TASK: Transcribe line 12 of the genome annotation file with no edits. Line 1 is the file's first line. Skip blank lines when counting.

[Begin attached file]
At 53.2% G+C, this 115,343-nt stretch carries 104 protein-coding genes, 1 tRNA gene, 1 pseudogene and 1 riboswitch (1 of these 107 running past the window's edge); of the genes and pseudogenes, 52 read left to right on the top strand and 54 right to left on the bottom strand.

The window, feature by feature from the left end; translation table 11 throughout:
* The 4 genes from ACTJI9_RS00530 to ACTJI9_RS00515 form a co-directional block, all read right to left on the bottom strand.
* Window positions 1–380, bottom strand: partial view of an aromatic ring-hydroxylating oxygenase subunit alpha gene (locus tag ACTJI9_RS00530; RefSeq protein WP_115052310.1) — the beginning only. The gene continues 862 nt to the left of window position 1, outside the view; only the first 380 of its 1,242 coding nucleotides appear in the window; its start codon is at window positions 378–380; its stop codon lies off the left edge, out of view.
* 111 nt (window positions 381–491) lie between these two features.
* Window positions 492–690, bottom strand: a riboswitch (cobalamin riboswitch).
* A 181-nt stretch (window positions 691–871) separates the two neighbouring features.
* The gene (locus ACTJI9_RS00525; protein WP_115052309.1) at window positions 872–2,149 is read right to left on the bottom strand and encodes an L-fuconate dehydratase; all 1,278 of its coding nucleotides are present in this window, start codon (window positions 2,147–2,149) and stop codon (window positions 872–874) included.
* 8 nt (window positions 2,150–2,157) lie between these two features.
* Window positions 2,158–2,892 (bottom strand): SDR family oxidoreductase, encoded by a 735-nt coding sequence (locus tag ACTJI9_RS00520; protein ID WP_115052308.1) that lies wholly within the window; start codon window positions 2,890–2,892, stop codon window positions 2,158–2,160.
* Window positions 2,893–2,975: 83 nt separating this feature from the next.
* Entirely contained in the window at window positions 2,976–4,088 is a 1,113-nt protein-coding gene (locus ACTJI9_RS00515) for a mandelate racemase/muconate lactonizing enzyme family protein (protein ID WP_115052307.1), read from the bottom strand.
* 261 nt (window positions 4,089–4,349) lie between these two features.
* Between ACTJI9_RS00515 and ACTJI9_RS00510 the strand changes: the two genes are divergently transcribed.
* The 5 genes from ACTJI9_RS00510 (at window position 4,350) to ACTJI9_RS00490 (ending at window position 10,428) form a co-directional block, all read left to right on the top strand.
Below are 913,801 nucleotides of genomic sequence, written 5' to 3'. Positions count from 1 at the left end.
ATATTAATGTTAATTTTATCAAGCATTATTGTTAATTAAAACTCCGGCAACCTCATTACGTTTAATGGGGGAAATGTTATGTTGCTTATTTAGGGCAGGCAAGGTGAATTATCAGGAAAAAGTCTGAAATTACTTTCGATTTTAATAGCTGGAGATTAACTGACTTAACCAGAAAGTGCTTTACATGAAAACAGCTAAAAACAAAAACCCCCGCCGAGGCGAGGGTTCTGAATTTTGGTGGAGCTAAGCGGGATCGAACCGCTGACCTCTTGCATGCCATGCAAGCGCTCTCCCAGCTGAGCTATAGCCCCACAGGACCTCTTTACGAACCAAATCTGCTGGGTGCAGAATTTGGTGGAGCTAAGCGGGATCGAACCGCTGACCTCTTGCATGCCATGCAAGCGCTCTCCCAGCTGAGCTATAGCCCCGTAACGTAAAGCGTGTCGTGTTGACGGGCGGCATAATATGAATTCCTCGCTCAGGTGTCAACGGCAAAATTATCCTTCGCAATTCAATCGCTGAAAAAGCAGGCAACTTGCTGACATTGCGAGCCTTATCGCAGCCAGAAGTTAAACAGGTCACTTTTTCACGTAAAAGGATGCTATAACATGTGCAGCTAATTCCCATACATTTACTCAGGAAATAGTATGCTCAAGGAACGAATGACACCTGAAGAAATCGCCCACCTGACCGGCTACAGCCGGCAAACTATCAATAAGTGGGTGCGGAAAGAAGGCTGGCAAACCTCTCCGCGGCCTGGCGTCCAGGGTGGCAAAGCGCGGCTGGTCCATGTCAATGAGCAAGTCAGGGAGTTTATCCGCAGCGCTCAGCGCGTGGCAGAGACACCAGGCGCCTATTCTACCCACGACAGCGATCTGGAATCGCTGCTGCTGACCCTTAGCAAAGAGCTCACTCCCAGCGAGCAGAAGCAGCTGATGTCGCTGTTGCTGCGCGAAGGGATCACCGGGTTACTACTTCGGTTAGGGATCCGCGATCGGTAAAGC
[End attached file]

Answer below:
* Entirely contained in the window at window positions 2,976–4,088 is a 1,113-nt protein-coding gene (locus ACTJI9_RS00515) for a mandelate racemase/muconate lactonizing enzyme family protein (protein ID WP_115052307.1), read from the bottom strand.